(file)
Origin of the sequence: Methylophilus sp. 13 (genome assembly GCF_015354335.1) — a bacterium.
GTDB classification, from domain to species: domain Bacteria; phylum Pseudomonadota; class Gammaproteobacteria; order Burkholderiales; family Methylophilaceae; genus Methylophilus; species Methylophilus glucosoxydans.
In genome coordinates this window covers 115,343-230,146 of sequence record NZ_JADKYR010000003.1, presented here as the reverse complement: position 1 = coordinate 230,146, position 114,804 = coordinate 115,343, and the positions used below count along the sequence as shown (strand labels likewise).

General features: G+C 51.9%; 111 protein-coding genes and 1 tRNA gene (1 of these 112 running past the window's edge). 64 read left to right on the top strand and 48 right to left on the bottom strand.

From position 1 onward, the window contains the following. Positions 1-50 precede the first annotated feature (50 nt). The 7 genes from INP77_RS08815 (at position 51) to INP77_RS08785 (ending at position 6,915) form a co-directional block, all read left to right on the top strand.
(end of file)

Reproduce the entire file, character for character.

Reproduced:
Origin of the sequence: Methylophilus sp. 13 (genome assembly GCF_015354335.1) — a bacterium.
GTDB classification, from domain to species: domain Bacteria; phylum Pseudomonadota; class Gammaproteobacteria; order Burkholderiales; family Methylophilaceae; genus Methylophilus; species Methylophilus glucosoxydans.
In genome coordinates this window covers 115,343-230,146 of sequence record NZ_JADKYR010000003.1, presented here as the reverse complement: position 1 = coordinate 230,146, position 114,804 = coordinate 115,343, and the positions used below count along the sequence as shown (strand labels likewise).

General features: G+C 51.9%; 111 protein-coding genes and 1 tRNA gene (1 of these 112 running past the window's edge). 64 read left to right on the top strand and 48 right to left on the bottom strand.

From position 1 onward, the window contains the following. Positions 1-50 precede the first annotated feature (50 nt). The 7 genes from INP77_RS08815 (at position 51) to INP77_RS08785 (ending at position 6,915) form a co-directional block, all read left to right on the top strand.